Battle of Iwo Jima

US Invasion of Japan

Overview

The Battle of Iwo Jima was an invasion of Japan by the United States during World War II. It took place on the island of Iwo Jima in Japan. The attack lasted from February 19, 1945 until March 26, 1945. America's goal in this attack was to capture the entire island and also get control of three Japanese airfields. With that land, the US was to use it as a staging area for attacks on main islands of Japan. The Japanese, however, fought hard to defend the island by having around 22,000 navy and army soldiers. Their defense strategy obviously did not work as the battle was quickly won by the Americans within almost a month. Unfortunately for the Japanese, most of the men defending Iwo Jima were killed in action except for the 1,083 men that were taken as prisoners and survived the battle. American casualties included 5,900 dead and 17,400 wounded. Following the Battle of Iwo Jima, the US used what they learned during that attack and strategically attacked Okinawa, another Japanese island, a month later.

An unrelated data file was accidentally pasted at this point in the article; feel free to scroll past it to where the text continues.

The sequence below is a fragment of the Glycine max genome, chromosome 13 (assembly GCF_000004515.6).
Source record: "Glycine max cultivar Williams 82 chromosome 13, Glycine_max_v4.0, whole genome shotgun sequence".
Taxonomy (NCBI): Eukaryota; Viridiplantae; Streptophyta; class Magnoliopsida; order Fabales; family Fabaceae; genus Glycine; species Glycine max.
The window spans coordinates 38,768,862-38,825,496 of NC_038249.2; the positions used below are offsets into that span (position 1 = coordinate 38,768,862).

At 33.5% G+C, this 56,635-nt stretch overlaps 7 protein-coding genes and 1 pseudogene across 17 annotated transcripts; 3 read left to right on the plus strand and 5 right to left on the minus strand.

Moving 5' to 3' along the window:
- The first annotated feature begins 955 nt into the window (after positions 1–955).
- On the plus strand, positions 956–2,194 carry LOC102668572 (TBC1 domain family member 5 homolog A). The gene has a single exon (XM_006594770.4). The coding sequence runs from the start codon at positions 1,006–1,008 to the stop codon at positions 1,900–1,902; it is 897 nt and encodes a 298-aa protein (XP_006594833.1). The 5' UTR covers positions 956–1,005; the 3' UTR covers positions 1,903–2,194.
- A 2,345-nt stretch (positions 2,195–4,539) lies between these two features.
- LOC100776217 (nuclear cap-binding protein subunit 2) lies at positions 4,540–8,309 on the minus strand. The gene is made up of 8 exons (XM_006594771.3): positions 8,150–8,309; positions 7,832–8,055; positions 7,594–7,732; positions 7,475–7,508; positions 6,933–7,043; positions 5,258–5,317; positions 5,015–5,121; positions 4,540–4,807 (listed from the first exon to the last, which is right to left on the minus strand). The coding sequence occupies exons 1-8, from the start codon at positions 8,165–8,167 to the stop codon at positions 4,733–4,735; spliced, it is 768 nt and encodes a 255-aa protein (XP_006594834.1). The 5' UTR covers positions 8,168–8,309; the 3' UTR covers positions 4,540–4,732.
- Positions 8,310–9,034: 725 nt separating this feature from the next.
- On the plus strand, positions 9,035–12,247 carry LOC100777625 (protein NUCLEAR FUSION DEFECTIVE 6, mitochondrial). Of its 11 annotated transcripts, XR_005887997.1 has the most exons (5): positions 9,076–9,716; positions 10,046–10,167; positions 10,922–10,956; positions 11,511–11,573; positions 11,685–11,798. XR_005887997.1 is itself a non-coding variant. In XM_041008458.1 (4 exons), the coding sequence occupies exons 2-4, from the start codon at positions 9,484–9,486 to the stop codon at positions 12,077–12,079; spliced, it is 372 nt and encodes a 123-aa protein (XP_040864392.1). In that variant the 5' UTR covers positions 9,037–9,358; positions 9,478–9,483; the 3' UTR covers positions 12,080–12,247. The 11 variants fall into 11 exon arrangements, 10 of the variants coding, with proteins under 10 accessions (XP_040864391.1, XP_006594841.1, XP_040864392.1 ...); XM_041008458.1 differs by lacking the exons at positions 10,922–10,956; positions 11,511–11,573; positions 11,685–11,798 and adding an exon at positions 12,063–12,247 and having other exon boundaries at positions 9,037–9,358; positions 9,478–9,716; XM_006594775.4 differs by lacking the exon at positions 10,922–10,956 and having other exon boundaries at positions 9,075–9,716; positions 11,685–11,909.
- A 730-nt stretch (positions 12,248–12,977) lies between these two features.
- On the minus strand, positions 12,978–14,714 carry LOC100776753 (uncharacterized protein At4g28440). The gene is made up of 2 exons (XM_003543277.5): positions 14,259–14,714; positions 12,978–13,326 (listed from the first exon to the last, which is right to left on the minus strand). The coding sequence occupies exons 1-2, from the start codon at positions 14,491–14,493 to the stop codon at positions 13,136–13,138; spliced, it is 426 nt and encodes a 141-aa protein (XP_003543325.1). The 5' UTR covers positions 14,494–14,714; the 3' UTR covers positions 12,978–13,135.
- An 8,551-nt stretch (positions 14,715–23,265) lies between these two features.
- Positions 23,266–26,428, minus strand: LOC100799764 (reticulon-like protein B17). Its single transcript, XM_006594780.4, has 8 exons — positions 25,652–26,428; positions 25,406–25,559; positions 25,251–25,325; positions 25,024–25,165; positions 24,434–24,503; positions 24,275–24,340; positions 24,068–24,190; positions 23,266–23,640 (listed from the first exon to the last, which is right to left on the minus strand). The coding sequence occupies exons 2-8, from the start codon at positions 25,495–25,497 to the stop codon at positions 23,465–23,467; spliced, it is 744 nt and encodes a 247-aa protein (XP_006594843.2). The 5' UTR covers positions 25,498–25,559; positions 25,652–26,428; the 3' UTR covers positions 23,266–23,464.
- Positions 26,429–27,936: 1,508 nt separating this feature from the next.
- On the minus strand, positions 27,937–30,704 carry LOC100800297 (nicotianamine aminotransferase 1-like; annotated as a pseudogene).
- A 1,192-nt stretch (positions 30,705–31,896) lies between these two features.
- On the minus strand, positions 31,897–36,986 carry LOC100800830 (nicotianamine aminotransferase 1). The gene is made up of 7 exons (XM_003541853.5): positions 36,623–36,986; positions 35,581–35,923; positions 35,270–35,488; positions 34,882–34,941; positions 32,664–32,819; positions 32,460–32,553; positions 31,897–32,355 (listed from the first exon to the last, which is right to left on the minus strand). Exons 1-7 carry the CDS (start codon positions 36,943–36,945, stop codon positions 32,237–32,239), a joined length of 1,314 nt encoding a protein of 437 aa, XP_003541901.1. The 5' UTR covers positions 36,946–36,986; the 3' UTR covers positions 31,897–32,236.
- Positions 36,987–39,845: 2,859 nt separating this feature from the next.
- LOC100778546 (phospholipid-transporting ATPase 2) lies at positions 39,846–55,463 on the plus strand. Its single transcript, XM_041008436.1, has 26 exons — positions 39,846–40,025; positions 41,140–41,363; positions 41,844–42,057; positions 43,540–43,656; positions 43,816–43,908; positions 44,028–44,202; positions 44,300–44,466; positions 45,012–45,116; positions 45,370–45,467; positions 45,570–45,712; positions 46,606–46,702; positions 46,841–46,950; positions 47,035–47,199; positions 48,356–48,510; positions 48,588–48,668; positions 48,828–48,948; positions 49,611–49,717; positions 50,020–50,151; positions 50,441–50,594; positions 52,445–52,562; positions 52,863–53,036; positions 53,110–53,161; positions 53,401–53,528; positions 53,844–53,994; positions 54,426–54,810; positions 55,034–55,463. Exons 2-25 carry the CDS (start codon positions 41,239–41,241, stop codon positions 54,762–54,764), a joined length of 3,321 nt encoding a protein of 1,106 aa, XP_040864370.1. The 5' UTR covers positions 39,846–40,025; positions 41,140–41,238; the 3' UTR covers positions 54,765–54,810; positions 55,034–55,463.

Tactics and Strategies

Going into the Battle of Iwo Jima, the Americans knew exactly what they were going to do. Their strategy involved landing on the eastern side of the island and rapidly advance onto the island to capture it. The Japanese strategy was to not fire at the Americans until they had advanced at least five hundred meters. Once the soldiers got to that point, the Japanese tried to inflict maximum casualties on the Americans by firing many automatic weapons at them.

Impact of the Battle of Iwo Jima

The Battle of Iwo Jima had a lot of impact for later in the war and in American history. After the Americans captured the island, they used it to strategically attack other Japanese islands. The soldiers now had a place where stay to plan later attacks. In American history, the Battle of Iwo JIma is labled as an iconic battle since when the Americans won, an amazing image was taken of those soldiers raising the flag. There is also a memorial on top of Mount Suribachi in Japan.